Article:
During my run around the Internet, I followed some links to a libertydollarbill.com, a site promoted out of Liberty Middle School in Ashland, Virginia (a suburb of Richmond). The program, sponsored by teacher named Randy Wright, has been lobbying congress since 1999 for the Bureau of Engraving and Printing (BEP) to change the back of the $1 bill to be printed an abridged version of the US Constitution. The abridging would include the entire preamble, the names of each Act, and the title of each amendment. The Christian Science Monitor and Ralph Nader have endorsed the bill.
According to their website, the claim is that not enough people know and understand the Constitution that governs their lives. By putting a representation of the consititution on the most common piece of paper currency, the concept would be available to everyone. It is an interesting concept that may be looking at the wrong way to educate the masses.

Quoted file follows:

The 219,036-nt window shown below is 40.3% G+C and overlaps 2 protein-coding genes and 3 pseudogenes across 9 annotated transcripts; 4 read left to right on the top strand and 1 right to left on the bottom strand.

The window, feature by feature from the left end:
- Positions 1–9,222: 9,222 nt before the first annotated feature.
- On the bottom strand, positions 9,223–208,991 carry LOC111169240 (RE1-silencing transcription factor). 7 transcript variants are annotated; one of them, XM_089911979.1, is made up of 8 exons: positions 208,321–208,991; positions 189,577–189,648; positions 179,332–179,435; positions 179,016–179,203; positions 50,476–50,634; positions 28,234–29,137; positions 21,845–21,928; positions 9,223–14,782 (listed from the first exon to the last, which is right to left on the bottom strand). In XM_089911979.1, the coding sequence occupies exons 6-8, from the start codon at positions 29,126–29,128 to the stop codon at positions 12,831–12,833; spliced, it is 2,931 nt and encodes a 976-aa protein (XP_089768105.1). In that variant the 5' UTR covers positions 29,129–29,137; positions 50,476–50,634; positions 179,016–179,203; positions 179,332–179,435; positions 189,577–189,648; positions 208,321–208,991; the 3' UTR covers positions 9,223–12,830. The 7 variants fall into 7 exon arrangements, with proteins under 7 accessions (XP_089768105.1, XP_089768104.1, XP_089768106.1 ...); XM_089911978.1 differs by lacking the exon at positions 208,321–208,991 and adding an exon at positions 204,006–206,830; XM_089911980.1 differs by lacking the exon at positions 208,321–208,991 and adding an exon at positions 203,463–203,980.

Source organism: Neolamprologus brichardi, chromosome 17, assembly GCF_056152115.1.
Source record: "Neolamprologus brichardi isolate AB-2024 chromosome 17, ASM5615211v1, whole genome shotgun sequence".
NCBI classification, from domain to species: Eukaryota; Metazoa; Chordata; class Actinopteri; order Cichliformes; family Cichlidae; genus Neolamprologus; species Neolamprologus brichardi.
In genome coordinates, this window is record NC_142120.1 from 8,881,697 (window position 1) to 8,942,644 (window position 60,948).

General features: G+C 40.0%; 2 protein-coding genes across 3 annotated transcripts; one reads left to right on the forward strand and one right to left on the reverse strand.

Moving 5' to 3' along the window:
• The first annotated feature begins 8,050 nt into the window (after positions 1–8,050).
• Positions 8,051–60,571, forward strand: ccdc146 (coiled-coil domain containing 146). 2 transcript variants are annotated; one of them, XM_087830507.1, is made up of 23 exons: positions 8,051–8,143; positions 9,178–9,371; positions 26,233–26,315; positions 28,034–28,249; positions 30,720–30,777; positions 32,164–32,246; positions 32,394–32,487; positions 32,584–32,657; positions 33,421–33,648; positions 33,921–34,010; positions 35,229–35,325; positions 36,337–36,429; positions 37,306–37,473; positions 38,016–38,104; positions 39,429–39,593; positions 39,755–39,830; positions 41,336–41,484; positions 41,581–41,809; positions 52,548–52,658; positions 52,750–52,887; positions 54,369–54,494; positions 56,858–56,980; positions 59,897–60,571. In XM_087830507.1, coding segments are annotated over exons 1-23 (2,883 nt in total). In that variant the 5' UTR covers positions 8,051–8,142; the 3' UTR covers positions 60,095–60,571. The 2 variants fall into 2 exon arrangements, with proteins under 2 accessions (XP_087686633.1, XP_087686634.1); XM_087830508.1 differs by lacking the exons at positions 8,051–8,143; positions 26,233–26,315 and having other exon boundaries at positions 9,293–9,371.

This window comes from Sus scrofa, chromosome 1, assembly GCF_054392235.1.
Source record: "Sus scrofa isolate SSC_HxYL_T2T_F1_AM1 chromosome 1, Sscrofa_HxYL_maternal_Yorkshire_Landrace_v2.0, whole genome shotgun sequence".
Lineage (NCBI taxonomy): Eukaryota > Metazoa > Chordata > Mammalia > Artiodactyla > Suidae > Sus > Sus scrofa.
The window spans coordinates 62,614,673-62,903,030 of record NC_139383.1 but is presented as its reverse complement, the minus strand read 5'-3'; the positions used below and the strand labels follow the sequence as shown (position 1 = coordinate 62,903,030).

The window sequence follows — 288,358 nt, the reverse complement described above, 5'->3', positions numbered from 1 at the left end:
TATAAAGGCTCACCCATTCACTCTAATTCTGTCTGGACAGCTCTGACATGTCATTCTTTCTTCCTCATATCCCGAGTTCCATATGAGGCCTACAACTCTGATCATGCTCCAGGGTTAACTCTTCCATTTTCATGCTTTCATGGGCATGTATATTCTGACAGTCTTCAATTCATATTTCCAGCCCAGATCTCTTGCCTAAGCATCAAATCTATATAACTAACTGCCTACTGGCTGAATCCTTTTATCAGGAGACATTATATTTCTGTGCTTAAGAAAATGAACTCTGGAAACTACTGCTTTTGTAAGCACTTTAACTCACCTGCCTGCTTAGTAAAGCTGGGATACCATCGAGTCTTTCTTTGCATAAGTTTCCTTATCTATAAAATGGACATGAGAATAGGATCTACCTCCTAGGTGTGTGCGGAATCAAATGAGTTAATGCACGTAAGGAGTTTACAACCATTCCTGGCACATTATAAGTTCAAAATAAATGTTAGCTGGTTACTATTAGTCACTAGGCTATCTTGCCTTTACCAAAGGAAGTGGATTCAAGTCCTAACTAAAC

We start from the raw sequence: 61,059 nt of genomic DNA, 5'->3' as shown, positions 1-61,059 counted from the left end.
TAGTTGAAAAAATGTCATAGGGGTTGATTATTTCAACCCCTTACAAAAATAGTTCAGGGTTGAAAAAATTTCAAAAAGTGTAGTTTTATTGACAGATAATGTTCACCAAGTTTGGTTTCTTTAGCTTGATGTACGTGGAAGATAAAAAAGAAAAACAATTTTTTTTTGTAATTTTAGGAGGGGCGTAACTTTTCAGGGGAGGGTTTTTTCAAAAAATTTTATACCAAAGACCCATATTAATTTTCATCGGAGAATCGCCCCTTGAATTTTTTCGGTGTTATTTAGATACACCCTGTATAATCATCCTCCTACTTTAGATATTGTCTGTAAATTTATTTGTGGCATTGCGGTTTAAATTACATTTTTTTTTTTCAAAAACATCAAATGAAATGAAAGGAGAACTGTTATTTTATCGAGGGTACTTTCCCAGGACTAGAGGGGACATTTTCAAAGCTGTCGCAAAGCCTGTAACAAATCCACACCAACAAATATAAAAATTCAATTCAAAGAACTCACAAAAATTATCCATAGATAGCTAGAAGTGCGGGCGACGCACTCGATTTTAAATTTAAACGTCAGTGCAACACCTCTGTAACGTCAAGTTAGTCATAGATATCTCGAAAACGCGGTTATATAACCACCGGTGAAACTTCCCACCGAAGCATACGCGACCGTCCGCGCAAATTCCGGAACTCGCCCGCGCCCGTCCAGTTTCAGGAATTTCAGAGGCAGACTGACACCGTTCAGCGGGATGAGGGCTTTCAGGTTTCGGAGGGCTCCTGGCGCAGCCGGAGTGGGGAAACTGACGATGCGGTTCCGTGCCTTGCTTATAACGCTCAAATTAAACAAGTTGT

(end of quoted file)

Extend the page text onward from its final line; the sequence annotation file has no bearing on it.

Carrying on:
First, I am amongst a growing number of people that believes that the $1 and $2 bills should be discontinued in favor of coinage (I will explain why in a future entry). But if congress does not eliminate this currency (which seems the likely scenario), then just a one-line summary of the constitution is really not enough. What about having a series of currency issues with either the text or summary of each Article and Amendment? In the same spirit as the 50 State Quarter® program from the US Mint, not only would the currency serve as a learning tool but would generate seigniorage for the BEP by creating new, circulating collectibles.
The US currency has really gotten stale in its designs. Even the recent upgrades can only be classified as “putting lipstick on a pig.” Maybe this would be a good idea if it can bring new designs to the currency.